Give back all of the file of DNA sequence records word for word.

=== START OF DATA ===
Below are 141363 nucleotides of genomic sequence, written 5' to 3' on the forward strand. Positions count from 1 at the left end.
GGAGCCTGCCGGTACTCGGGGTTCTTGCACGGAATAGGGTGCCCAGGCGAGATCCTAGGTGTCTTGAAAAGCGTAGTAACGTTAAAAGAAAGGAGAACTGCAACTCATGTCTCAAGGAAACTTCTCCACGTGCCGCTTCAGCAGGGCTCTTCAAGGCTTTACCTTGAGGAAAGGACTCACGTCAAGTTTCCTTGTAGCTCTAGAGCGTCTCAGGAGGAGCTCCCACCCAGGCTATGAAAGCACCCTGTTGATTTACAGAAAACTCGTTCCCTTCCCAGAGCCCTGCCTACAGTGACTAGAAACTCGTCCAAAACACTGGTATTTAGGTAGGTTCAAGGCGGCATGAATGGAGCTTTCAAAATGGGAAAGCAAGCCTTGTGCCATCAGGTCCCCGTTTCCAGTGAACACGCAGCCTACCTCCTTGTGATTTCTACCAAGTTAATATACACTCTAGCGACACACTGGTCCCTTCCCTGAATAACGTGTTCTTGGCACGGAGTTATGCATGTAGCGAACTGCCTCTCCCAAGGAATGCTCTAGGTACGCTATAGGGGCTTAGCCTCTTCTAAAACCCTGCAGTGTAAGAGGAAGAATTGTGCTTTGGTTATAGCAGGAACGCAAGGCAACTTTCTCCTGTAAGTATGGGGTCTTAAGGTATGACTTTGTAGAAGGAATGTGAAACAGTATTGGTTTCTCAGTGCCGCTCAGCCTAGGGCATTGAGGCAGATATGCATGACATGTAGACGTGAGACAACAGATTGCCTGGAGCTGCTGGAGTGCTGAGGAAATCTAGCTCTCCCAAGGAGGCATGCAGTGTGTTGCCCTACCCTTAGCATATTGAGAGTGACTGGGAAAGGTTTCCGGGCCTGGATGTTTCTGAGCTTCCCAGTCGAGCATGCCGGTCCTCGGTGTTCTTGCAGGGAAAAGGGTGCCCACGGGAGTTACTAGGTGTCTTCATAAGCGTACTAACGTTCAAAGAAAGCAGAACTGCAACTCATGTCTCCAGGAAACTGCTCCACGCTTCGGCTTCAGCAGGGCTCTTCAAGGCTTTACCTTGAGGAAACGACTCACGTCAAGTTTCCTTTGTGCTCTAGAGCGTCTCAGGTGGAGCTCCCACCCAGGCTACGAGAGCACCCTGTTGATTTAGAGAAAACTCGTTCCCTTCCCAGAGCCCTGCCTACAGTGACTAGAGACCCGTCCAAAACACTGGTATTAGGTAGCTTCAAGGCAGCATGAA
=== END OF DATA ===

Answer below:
Below are 141363 nucleotides of genomic sequence, written 5' to 3' on the forward strand. Positions count from 1 at the left end.
GGAGCCTGCCGGTACTCGGGGTTCTTGCACGGAATAGGGTGCCCAGGCGAGATCCTAGGTGTCTTGAAAAGCGTAGTAACGTTAAAAGAAAGGAGAACTGCAACTCATGTCTCAAGGAAACTTCTCCACGTGCCGCTTCAGCAGGGCTCTTCAAGGCTTTACCTTGAGGAAAGGACTCACGTCAAGTTTCCTTGTAGCTCTAGAGCGTCTCAGGAGGAGCTCCCACCCAGGCTATGAAAGCACCCTGTTGATTTACAGAAAACTCGTTCCCTTCCCAGAGCCCTGCCTACAGTGACTAGAAACTCGTCCAAAACACTGGTATTTAGGTAGGTTCAAGGCGGCATGAATGGAGCTTTCAAAATGGGAAAGCAAGCCTTGTGCCATCAGGTCCCCGTTTCCAGTGAACACGCAGCCTACCTCCTTGTGATTTCTACCAAGTTAATATACACTCTAGCGACACACTGGTCCCTTCCCTGAATAACGTGTTCTTGGCACGGAGTTATGCATGTAGCGAACTGCCTCTCCCAAGGAATGCTCTAGGTACGCTATAGGGGCTTAGCCTCTTCTAAAACCCTGCAGTGTAAGAGGAAGAATTGTGCTTTGGTTATAGCAGGAACGCAAGGCAACTTTCTCCTGTAAGTATGGGGTCTTAAGGTATGACTTTGTAGAAGGAATGTGAAACAGTATTGGTTTCTCAGTGCCGCTCAGCCTAGGGCATTGAGGCAGATATGCATGACATGTAGACGTGAGACAACAGATTGCCTGGAGCTGCTGGAGTGCTGAGGAAATCTAGCTCTCCCAAGGAGGCATGCAGTGTGTTGCCCTACCCTTAGCATATTGAGAGTGACTGGGAAAGGTTTCCGGGCCTGGATGTTTCTGAGCTTCCCAGTCGAGCATGCCGGTCCTCGGTGTTCTTGCAGGGAAAAGGGTGCCCACGGGAGTTACTAGGTGTCTTCATAAGCGTACTAACGTTCAAAGAAAGCAGAACTGCAACTCATGTCTCCAGGAAACTGCTCCACGCTTCGGCTTCAGCAGGGCTCTTCAAGGCTTTACCTTGAGGAAACGACTCACGTCAAGTTTCCTTTGTGCTCTAGAGCGTCTCAGGTGGAGCTCCCACCCAGGCTACGAGAGCACCCTGTTGATTTAGAGAAAACTCGTTCCCTTCCCAGAGCCCTGCCTACAGTGACTAGAGACCCGTCCAAAACACTGGTATTAGGTAGCTTCAAGGCAGCATGAA